It’s actually hard to believe that The Big Bang Theory is just now arriving at its 200th episode. It feels like the show has been around for ages; the fact that the “hot girl moves across the hall from nerds” setup is both dated and stale at this point (or a long time ago) certainly contributes to that feeling. But seriously, whatever your thoughts on the quality of the show, it’s both a massive institution and a relic of a bygone era. The kind of numbers that the Big Bang Theory pulls on Thursday nights is seemingly out of place, and yet also indicative of a viewership that’s moved away from live viewing and broadcast sitcoms. The Big Bang Theory regularly pulls between 15 and 18 millions viewers a week, which is huge for 2016, and yet those numbers would potentially see the show on the brink of cancelation if it was running on CBS in the 1990s.
All of that’s to say that The Big Bang Theory is an interesting case study in how various people consume TV. The era of #PeakTV may mean that there’s a ton of new content across various platforms, but that doesn’t mean the old guard has completely died out. The fact that The Big Bang Theory does its best numbers during “special” episodes seems to suggest that there’s still a culture of “must watch live” on broadcast networks. So, does that mean that The Big Bang Theory is an outlier, as in it’s appointment viewing in an age where such a thing doesn’t really exist? Not exactly. In fact, “The Celebration Experimentation” suggests that, despite what CBS might have you believe, appointment TV is a facade.
Thus, despite whatever storylines the episode actually delivers, “The Celebration Experimentation” is fascinating because of what it is: a statement that 200 episodes still means something, and a trumped up bit of marketing for a show that hardly needs it. While most of the talk in the industry today suggests that having your show talked about and critically well-received is more important than Nielsen numbers, The Big Bang Theory trudges onward, using an Adam West guest appearance to suggest that, somehow, “The Celebration Experimentation” is important, necessary viewing, nine seasons into the show’s run.
When it comes down to it though, “The Celebration Experimentation” is almost indistinguishable from any other episode of the show. The basic premise is the same as it’s always been: Sheldon can’t handle a socially awkward thing, he indulges that thing anyways, he loses his cool when he realizes he can’t handle it, and then he recovers and everything is okay. In “The Celebration Experimentation,” the awkward social thing is his birthday. He vehemently refuses to have a party because his twin sister and her friends tormented him when he was a child. After Amy insists that everything will be fine this year, that he’s surrounded by people that truly care for him, he agrees to let the party happen.
What’s strange about the follow-through is that, after setting up an Adam West cameo, and giving the guest appearance some emotional purpose (Sheldon’s sister played a cruel trick on him when he was younger by saying that Batman was coming to his party), the rest of the episode largely ignores the presence of West. Sure, he gets in a few punchlines, including an inspired bit where all the guys rank their favorite Batman performances, but the reason why he’s there vanishes. Sheldon acknowledges that Adam West is at his party “for some reason,” and then just moves right to the stage of feeling overwhelmed by his party. West doesn’t get another word in until he asks who will drive him home, and that’s a strange choice. Why not allow West to be the emotional crux of the episode, not unlike the way “The Spock Resonance” used Adam Nimoy and the spiritual presence of Spock? It would seem that West is, in fact, used to create that aura of appointment viewing, to hype up the 200th episode of The Big Bang Theory as some sort of achievement.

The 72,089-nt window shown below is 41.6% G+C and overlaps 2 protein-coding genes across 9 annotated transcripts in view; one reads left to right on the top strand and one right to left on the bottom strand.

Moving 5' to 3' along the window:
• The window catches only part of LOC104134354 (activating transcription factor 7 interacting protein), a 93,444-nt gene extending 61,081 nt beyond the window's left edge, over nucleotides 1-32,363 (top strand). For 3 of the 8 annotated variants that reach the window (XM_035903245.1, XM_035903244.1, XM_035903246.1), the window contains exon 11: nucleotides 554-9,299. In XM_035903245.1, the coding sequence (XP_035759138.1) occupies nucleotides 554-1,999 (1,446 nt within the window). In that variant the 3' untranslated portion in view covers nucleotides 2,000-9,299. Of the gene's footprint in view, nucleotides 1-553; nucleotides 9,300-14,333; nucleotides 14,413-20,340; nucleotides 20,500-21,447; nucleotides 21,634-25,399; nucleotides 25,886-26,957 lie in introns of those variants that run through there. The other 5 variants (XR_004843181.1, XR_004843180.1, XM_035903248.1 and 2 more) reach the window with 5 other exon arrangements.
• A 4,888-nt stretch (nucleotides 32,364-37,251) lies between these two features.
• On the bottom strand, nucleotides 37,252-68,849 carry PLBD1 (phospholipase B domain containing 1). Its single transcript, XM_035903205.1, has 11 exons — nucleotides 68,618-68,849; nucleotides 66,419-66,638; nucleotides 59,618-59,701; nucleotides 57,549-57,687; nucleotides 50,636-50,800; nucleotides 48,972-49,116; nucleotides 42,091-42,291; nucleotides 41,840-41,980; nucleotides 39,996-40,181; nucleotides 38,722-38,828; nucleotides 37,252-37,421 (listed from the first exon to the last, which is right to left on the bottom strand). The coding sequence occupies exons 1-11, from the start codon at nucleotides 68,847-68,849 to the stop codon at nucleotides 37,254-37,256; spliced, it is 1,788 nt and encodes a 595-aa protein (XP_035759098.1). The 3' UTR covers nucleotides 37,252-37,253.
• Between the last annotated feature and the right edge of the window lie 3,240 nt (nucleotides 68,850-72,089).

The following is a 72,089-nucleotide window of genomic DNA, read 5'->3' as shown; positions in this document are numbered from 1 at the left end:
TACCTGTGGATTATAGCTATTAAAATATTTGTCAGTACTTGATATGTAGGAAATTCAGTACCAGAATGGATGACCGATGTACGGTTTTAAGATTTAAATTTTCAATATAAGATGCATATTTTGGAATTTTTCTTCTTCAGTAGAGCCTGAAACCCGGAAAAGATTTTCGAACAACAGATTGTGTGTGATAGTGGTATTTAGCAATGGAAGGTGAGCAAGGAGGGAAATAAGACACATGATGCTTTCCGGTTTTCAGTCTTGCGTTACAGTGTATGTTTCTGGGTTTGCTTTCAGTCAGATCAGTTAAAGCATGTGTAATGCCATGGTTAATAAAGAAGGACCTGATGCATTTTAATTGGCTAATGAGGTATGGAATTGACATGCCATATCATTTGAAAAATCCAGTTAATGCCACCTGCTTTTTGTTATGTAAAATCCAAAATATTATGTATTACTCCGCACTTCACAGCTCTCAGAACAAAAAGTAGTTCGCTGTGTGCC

It’s a shame that “The Celebration Experimentation” fails to follow through with the story of Sheldon never getting Batman at his party though, because much of everything else in the episode clicks. There’s Penny talking to Sheldon about growing up and changing, of the need to put our faith in others despite bad experiences in our past. There’s the extended bit with Stephen Hawking singing “Happy Birthday” and Wolowitz’s toast being unfairly lambasted by Sheldon, because Sheldon can never give him credit for anything. For the most part, “The Celebration Experimentation” works as a low-key episode of The Big Bang Theory, as one of those “hangout” episodes I mentioned in last week’s review. Where “The Celebration Experimentation” suffers though is its own stubborn adherence to a model of the past. The Big Bang Theory still feels the need to treat some its episodes as milestones or achievements, despite the fact that such metrics of value have largely crumbled in this day and age. The result? An uninspired Adam West cameo in an episode that feigns emotional depth and gets lost in its own self-importance.
- “Look at this porcelain skin. I’m like a human sink.”
- “The closest thing I saw to Batman was when a robin flew into the window.”
- “I enjoy marching bands and Tibetan throat music.”
- “Can you hate yourself and frost at the same time?”
- I’ll say it again: GO AWAY KRIPKE.